With a month’s worth of NFL intrigue packed into three hours of real time and with a marathon of TV and travel finally over, I can settle in and say whatever I want to say about whatever happened in Super Bowl XLVI that requires something to be said.
Here’s the first thing to say: The intentional grounding call on the Patriots’ opening drive, and the safety that was called against New England, was accurate and correct.
After New York’s first drive fizzled and punter Steve Weatherford pinned the Pats on their own six, quarterback Tom Brady brazenly dropped into the end zone, like he did way back in Week One with the ball inside his own one and Wes Welker eventually sprung for 99-plus yards. This time around, no one was open and Justin Tuck was closing in and Brady fired the ball more than 40 yards down the field with no receiver even remotely close to the point where the ball landed.
Here’s the definition of intentional grounding, from the NFL’s official rule book: “It is a foul for intentional grounding if a passer, facing an imminent loss of yardage because of pressure from the defense, throws a forward pass without a realistic chance of completion. A realistic chance of completion is defined as a pass that lands in the direction and the vicinity of an originally eligible receiver.”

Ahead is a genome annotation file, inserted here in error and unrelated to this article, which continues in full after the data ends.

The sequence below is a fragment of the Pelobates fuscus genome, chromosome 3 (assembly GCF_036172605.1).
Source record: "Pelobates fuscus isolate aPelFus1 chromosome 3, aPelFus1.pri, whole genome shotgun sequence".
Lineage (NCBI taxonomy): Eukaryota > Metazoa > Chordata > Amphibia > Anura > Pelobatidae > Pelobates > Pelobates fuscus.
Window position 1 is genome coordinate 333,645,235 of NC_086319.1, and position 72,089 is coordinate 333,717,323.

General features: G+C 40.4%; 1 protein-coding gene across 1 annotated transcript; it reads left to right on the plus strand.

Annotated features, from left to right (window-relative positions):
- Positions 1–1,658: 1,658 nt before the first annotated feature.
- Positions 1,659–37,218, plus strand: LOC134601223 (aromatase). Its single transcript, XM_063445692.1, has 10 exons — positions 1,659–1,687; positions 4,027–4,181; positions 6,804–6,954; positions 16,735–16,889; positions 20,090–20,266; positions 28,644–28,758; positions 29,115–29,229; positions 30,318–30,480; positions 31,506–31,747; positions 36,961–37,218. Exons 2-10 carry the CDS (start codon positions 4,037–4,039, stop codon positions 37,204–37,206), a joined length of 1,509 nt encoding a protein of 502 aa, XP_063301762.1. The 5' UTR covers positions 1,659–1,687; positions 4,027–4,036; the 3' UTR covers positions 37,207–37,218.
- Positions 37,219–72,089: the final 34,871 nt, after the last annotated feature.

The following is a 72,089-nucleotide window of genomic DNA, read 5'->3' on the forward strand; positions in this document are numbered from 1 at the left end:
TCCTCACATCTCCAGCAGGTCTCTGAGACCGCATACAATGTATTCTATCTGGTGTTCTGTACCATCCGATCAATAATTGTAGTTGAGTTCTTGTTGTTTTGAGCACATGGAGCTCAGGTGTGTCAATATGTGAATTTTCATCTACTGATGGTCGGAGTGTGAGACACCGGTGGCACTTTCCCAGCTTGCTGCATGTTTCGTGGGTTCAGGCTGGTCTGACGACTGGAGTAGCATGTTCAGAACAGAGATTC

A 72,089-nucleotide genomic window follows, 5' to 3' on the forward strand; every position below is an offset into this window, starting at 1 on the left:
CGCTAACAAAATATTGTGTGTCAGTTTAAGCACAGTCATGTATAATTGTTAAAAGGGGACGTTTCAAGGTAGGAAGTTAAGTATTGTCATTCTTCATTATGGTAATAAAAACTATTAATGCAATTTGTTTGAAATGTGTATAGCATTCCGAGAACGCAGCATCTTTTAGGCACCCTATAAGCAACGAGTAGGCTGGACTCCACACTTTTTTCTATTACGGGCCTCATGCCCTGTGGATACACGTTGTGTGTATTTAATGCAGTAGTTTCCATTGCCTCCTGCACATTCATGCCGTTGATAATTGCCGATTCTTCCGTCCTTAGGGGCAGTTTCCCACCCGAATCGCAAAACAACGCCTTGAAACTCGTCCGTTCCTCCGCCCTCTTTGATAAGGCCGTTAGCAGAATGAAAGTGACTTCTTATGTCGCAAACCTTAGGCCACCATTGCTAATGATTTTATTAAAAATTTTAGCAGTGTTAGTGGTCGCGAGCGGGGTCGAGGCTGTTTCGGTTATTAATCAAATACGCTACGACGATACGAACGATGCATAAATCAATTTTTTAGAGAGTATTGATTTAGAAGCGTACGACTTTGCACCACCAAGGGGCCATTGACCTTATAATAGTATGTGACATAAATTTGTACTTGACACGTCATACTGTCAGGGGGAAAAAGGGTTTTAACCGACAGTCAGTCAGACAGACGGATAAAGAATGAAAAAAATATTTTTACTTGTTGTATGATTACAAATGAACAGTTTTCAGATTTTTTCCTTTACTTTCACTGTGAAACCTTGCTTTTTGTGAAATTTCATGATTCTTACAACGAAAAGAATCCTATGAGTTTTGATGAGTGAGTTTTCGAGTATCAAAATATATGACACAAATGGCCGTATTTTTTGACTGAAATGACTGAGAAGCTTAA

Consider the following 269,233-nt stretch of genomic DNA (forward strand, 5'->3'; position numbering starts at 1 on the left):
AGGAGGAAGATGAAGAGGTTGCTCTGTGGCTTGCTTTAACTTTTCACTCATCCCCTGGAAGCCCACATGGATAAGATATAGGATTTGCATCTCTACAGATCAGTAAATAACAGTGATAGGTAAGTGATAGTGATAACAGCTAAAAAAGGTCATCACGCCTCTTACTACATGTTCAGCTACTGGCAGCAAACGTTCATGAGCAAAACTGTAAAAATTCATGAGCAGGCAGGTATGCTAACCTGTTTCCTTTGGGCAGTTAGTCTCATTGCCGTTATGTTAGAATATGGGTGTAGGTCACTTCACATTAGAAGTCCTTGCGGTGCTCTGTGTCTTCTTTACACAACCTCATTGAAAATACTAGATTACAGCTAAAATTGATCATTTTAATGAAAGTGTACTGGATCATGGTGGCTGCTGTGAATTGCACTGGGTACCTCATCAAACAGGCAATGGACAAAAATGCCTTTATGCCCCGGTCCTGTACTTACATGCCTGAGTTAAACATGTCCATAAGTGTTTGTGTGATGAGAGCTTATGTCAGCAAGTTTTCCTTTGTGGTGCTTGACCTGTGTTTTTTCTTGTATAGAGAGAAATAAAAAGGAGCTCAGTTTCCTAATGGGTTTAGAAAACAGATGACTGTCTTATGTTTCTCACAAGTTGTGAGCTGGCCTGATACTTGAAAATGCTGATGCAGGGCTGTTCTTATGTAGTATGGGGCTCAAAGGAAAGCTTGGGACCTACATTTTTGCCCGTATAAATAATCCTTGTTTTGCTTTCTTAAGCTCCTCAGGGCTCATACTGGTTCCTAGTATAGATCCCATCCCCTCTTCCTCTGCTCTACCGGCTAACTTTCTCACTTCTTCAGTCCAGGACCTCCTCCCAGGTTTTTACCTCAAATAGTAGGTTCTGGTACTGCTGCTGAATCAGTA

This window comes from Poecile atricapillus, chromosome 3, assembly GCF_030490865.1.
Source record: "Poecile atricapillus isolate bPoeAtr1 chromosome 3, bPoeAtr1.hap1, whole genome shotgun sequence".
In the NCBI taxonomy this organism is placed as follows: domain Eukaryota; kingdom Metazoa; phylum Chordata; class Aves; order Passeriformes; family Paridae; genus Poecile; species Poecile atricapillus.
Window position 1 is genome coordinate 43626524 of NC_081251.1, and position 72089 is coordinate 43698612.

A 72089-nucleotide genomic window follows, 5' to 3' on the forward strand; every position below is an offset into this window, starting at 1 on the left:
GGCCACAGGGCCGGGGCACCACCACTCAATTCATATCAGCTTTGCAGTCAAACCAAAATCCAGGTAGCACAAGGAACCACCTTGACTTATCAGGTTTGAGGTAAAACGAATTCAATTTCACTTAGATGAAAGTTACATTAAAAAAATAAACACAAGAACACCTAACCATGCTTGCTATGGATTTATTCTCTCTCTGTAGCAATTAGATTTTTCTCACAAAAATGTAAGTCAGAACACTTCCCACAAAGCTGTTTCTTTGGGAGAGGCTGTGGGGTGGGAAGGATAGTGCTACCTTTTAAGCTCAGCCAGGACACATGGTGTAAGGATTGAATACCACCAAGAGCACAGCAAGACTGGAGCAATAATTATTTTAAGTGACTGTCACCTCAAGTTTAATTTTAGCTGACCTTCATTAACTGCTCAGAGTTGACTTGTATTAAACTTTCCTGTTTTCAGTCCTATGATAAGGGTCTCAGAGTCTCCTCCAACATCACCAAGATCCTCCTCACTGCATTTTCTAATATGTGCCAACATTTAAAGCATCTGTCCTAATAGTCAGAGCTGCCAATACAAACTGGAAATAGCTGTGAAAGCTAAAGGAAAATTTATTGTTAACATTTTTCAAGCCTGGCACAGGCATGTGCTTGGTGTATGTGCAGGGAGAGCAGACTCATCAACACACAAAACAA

The intent from the term “intentional grounding” is inferred by the circumstances. One, the quarterback faces an imminent loss of yardage. Two, the pass fails to land in the direction and vicinity of an eligible receiver.
That’s precisely what occurred last night. The outcome seemed odd because most quarterbacks facing an imminent loss of yardage can’t uncork one that travels more than 40 yards in the air. But the fact that Brady was able to launch a missile doesn’t change the fact that the situation fit within the boundaries of the definition of intentional grounding.